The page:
Advanced Search
MyIDEAS: Login

Liberalisation and Producer Price Risk: Examining Subjective Expectations in the Ugandan Coffee Market

Contents:

Author Info

  • Ruth Vargas Hill

Abstract

The transfer of marketing responsibilities from the state to private agents in developing country commodity markets has enhanced competitiveness in these markets. One consequence of this has been an increase in the extent to which fluctuations in international commodity prices are passed from exporters to domestic traders, and to producers. This paper presents unique data on farmer perceptions of coffee price risk in Uganda's post-liberalised market. Perceived price risk is found to be substantial, as expected. Less expectedly, perceived price risk is found to vary quite substantially across households. An analysis of this variance suggests that differences in coffee prices received in past seasons and the salience of particular prices explain a significant portion of this variation. Interventions that both provide market information and train farmers to better understand price determination would seem desirable. Copyright 2010 The author 2010. Published by Oxford University Press on behalf of the Centre for the Study of African Economies. All rights reserved. For permissions, please email: journals.permissions@oxfordjournals.org, Oxford University Press.

Download Info

If you experience problems downloading a file, check if you have the proper application to view it first. In case of further problems read the IDEAS help page. Note that these files are not on the IDEAS site. Please be patient as the files may be large.
File URL: http://hdl.handle.net/10.1093/jae/ejq010
Download Restriction: Access to full text is restricted to subscribers.

As the access to this document is restricted, you may want to look for a different version under "Related research" (further below) or search for a different version of it.

Bibliographic Info

Article provided by Centre for the Study of African Economies (CSAE) in its journal Journal of African Economies.

Volume (Year): 19 (2010)
Issue (Month): 4 (August)
Pages: 433-458

as in new window
Handle: RePEc:oup:jafrec:v:19:y:2010:i:4:p:433-458

Contact details of provider:
Postal: Oxford University Press, Great Clarendon Street, Oxford OX2 6DP, UK
Phone: +44-(0)1865 271084
Fax: 01865 267 985
Email:
Web page: http://www.jae.oupjournals.org/
More information through EDIRC

Order Information:
Web: http://www.oup.co.uk/journals

Related research

Keywords:

References

No references listed on IDEAS
You can help add them by filling out this form.

Citations

Citations are extracted by the CitEc Project, subscribe to its RSS feed for this item.
as in new window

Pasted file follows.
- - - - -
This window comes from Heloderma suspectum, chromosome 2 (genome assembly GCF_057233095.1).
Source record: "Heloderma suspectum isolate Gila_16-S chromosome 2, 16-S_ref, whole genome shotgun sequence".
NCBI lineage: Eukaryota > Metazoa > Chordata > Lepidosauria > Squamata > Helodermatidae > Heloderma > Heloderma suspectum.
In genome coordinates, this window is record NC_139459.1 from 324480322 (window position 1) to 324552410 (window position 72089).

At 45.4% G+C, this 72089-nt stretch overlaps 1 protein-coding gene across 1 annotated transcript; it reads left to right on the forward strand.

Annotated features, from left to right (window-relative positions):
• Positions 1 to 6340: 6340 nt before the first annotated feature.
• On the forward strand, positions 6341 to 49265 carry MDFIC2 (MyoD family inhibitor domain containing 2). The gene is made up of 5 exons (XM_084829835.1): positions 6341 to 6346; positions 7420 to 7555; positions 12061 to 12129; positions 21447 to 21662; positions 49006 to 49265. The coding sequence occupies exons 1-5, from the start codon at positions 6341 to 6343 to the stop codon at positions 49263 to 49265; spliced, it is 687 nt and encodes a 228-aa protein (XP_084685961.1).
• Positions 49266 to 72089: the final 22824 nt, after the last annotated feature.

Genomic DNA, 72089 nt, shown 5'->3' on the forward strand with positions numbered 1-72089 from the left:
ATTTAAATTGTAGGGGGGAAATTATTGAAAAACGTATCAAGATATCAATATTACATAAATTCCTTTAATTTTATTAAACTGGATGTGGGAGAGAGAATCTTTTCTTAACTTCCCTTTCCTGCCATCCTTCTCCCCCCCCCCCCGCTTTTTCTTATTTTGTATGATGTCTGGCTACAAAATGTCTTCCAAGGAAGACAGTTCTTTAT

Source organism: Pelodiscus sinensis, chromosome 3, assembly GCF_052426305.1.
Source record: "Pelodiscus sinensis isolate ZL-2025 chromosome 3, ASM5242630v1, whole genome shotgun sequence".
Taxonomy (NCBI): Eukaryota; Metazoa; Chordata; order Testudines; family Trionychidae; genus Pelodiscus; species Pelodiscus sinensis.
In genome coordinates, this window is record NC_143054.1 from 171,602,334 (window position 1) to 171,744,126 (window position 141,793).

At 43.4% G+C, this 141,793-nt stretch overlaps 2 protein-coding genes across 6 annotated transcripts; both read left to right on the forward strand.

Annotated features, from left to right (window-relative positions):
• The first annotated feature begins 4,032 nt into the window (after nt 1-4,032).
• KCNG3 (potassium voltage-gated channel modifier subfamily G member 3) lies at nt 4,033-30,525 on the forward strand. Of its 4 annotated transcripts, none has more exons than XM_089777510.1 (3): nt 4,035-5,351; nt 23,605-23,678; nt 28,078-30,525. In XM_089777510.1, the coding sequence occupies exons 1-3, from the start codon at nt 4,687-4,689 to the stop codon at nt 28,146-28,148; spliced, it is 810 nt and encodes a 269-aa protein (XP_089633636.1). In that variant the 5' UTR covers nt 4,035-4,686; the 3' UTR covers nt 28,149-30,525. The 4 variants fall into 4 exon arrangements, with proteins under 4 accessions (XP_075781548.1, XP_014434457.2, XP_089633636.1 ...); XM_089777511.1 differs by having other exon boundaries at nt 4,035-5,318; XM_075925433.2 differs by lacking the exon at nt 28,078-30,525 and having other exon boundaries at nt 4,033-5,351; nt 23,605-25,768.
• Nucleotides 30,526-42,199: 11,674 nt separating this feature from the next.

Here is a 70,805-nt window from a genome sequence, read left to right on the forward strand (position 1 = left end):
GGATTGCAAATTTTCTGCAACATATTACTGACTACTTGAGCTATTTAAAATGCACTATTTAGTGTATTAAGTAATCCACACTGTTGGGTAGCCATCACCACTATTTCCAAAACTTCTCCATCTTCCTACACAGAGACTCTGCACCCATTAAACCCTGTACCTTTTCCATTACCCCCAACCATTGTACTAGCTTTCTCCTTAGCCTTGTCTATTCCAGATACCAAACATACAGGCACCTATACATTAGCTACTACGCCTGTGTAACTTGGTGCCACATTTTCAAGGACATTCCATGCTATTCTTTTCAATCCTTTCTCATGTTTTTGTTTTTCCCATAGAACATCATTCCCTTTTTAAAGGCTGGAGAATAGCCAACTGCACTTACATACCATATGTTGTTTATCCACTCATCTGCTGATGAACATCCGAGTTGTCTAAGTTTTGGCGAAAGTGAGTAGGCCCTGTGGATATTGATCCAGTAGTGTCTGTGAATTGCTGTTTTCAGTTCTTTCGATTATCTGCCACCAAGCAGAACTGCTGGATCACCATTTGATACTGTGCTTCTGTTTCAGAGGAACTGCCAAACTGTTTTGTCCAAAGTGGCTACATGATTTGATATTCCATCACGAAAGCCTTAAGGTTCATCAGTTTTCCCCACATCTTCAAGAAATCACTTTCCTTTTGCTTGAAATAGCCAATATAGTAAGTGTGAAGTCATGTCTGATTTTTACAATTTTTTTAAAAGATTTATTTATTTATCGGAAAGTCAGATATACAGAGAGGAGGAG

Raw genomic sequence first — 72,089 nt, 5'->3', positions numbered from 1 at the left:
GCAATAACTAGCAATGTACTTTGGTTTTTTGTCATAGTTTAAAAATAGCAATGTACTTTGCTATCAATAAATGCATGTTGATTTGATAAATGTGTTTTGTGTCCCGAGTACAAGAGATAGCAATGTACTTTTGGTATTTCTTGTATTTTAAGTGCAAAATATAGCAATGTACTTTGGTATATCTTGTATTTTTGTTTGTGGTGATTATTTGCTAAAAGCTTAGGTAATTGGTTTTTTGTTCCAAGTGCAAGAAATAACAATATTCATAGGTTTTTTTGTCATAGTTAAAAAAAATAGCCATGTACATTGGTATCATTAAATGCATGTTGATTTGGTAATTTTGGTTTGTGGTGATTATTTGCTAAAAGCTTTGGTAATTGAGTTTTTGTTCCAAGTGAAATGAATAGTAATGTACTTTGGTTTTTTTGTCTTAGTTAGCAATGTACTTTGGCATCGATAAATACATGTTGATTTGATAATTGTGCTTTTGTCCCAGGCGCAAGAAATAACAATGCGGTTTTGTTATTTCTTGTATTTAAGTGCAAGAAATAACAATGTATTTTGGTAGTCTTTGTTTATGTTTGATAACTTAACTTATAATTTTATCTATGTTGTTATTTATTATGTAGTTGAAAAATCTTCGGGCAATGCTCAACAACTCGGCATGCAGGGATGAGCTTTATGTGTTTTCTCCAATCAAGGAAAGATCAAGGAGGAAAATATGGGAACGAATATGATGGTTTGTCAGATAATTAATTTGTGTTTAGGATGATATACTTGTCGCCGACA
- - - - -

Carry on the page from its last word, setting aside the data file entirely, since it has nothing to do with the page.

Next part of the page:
Cited by:
  1. McKenzie, David & Gibson, John & Stillman, Steven, 2007. "A land of milk and honey with streets paved with gold : do emigrants have over-optimistic expectations about incomes abroad ?," Policy Research Working Paper Series 4141, The World Bank.
  2. Ihli, Hanna Julia & Musshoff, Oliver, 2013. "Investment Behavior of Ugandan Smallholder Farmers: An Experimental Analysis," Discussion Papers 154775, Georg-August-Universitaet Goettingen, GlobalFood, Department of Agricultural Economics and Rural Development.
  3. Depetris Chauvin, Nicolas & Porto, Guido G., 2011. "Market Competition in Export Cash Crops and Farm Income," 2012 Conference, August 18-24, 2012, Foz do Iguacu, Brazil 126159, International Association of Agricultural Economists.

Lists

This item is not listed on Wikipedia, on a reading list or among the top items on IDEAS.

Statistics

Access and download statistics

Corrections

When requesting a correction, please mention this item's handle: RePEc:oup:jafrec:v:19:y:2010:i:4:p:433-458. See general information about how to correct material in RePEc.

For technical questions regarding this item, or to correct its authors, title, abstract, bibliographic or download information, contact: (Oxford University Press) or (Christopher F. Baum).

If you have authored this item and are not yet registered with RePEc, we encourage you to do it here. This allows to link your profile to this item. It also allows you to accept potential citations to this item that we are uncertain about.

If references are entirely missing, you can add them using this form.

If the full references list an item that is present in RePEc, but the system did not link to it, you can help with this form.

If you know of missing items citing this one, you can help us creating those links by adding the relevant references in the same way as above, for each refering item. If you are a registered author of this item, you may also want to check the "citations" tab in your profile, as there may be some citations waiting for confirmation.

Please note that corrections may take a couple of weeks to filter through the various RePEc services.